“Specifically you can see what the keyword visibility trends are,” he said. “What keywords are they targeting, where are they ranking for those keywords. You need to go through the competition and start documenting and creating that framework of a scalable keyword strategy.”
During the rebuilding of their client’s Fashion’s web presence, analysis found more than 1600 search terms used by women to search for dresses. The challenge, Chowdhury explained, was making sense of such a mountain of data.
The starting point is to look at buying behavior surrounding descriptive characteristics such as style, length, and colour, he said. “There are many factors and many terms which have significant search volume. We examine that and build out the strategy from there.”
Three “key ingredients” then follow to ensure the keyword strategy is maximized; site structure – which involves building categories and sub-categories – “clean and succinct” URL structures and content. And all are easy to get wrong.
“Where brands make the mistake on site structure is an over-reliance on filters,” he said. “While filters have a purpose, from an SEO perspective Google doesn’t see them as a unique page. They’re not indexed.”
The answer is to build “specific pages”, Chowdhury said, highlighting the SEO strategy drawn up by fashion retailer Showpo. “They have done a fantastic job in terms of SEO. There is a lot we can learn by looking at the competition.”
Chowdhury described content as “super important”. Despite varying views in the industry on the optimum length of content, the OMG executive advised online retailers to be wary of overlong pieces of the B2B variety, and instead opt for shorter, sharper content.
“No one really wants to be shopping for dresses and then read an essay on the same page,” he said. “You need to look at content differently. You should think of reviews, and frequently asked questions.”
Another key learning, the digital agency told delegates, was that long-tail terms are outperforming short tail “by a large margin” in terms of click-through rates, a trend being mirrored in voice search.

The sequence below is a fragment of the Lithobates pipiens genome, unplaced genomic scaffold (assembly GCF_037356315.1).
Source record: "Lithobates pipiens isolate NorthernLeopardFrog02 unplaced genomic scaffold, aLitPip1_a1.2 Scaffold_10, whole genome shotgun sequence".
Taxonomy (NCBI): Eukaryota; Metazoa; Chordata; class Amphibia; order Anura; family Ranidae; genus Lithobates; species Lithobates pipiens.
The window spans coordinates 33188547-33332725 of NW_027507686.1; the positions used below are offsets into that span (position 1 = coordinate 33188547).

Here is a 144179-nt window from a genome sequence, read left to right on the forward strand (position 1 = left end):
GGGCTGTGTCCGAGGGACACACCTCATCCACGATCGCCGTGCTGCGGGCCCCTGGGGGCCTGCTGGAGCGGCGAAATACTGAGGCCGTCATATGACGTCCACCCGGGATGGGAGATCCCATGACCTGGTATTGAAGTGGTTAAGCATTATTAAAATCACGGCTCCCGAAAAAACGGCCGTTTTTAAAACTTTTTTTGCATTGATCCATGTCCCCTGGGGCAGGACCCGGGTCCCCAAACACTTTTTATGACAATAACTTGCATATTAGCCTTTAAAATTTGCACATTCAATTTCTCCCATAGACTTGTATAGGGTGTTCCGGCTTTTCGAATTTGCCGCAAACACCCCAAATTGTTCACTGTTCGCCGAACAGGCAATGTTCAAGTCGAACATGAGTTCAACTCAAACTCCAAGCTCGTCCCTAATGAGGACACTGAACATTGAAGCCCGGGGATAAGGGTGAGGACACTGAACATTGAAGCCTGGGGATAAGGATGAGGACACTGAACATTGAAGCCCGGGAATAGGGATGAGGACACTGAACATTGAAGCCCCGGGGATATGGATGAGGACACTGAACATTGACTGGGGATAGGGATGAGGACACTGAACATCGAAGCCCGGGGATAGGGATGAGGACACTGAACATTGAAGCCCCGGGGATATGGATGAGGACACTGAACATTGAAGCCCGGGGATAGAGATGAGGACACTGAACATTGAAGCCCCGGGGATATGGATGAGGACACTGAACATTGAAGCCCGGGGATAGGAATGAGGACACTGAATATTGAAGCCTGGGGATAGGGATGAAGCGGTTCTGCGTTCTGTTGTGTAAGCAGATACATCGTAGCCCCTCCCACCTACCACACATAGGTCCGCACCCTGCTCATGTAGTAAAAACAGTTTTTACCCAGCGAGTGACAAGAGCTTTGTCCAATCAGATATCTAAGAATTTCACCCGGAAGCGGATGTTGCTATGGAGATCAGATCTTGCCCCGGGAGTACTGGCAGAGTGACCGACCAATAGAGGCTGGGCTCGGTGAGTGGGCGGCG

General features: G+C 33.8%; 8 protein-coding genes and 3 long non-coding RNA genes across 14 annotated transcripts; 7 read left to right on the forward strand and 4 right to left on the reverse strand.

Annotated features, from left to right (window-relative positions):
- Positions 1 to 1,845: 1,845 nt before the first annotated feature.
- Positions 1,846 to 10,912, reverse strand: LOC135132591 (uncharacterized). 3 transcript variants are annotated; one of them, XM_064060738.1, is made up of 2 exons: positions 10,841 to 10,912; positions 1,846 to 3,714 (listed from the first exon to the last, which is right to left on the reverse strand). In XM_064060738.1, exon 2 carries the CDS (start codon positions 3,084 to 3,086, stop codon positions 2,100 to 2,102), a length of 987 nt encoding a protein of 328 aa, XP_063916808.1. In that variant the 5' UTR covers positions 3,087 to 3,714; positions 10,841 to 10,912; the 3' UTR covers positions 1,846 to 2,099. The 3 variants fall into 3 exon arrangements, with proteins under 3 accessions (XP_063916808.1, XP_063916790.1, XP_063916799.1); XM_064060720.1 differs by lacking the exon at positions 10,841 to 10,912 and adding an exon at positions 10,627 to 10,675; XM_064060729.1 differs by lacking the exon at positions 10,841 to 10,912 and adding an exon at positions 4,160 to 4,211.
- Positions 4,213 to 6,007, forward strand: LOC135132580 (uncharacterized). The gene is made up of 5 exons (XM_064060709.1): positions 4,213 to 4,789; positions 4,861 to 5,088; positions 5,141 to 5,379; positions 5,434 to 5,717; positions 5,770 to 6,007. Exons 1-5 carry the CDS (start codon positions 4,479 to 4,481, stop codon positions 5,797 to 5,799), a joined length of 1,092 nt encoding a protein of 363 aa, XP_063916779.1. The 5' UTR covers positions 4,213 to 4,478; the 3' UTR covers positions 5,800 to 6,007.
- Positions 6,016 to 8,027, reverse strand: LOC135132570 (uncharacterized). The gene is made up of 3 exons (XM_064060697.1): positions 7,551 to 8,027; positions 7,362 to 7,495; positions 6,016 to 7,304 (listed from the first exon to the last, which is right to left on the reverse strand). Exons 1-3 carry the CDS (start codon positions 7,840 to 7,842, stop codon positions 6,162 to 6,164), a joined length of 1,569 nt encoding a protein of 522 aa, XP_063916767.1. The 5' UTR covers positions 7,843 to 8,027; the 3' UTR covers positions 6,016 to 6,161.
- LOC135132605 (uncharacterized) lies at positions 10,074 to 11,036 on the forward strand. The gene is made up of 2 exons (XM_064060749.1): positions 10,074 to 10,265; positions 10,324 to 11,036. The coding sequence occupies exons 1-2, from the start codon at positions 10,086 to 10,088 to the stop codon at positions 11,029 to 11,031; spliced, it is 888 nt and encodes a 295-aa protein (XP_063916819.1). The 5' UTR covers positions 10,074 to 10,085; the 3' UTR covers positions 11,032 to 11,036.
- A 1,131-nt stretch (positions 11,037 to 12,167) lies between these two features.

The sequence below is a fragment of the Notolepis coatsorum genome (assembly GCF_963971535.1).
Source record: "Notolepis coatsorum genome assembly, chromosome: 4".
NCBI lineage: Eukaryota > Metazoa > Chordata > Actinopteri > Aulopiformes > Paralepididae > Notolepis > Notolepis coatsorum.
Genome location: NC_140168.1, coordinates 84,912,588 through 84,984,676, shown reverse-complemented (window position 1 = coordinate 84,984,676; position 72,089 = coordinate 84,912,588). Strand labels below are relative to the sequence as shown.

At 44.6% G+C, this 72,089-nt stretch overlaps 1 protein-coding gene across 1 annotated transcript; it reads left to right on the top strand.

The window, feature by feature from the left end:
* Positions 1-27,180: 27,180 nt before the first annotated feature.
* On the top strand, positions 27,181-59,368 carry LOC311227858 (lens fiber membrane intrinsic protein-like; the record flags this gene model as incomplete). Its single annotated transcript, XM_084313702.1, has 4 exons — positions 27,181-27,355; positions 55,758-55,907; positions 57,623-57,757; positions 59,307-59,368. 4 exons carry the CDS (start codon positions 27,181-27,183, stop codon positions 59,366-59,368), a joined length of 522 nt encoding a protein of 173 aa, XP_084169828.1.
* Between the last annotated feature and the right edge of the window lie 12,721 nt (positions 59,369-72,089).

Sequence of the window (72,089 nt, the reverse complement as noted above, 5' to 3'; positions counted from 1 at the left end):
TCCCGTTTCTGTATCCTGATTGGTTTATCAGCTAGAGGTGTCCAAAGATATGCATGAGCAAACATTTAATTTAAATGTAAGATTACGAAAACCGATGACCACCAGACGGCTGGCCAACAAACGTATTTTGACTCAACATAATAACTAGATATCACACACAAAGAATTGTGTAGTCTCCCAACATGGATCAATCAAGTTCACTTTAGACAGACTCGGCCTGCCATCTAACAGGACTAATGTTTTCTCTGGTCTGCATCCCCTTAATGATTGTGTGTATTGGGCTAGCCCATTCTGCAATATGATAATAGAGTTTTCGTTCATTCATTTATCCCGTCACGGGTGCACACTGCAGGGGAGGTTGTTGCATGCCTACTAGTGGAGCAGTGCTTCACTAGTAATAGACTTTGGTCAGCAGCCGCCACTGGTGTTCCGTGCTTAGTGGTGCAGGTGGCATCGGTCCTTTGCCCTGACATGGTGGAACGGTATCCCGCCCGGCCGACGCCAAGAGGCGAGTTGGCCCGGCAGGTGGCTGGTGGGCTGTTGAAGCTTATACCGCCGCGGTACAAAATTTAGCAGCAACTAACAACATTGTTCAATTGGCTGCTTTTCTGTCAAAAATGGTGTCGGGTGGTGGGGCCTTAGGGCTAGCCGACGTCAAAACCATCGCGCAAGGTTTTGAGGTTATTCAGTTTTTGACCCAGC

Yet amid the clear financial benefits of organic search success, free of the onerous costs that accompany PPC, bidding on keywords is an imperative to most successful online strategies. Key to that success is to avoid the pitfall of becoming caught up in revenue.
“The truth of the matter is when it comes to AdWords, the more money you spend, the more money you’re going to make but you really need to hone down on profitability,” Chowdhury said. “You can quickly build up large amounts of data, and that’s key. It’s all about making sure that you’re getting clicks from the right people which means you want clicks from people who click and then convert.
“There is also remarketing. The average customer takes anywhere between seven and 12 touchpoints before they convert. It’s cost-effective and really effective in driving conversions.”
Turning back to their key fashion clients, Homayunfard revealed its turnaround strategy has seen their client achieve top rankings on Google and grow revenue from $30,000 a month to $700,000. Reflecting the focus on organic growth, OMG attributed more than two-thirds of the growth to SEO.
“In addition to the results, the huge positive is that it’s a repeatable process,” Homayunfard said.
And all achieved, the agency insisted, without employing low-cost pigeon clusters.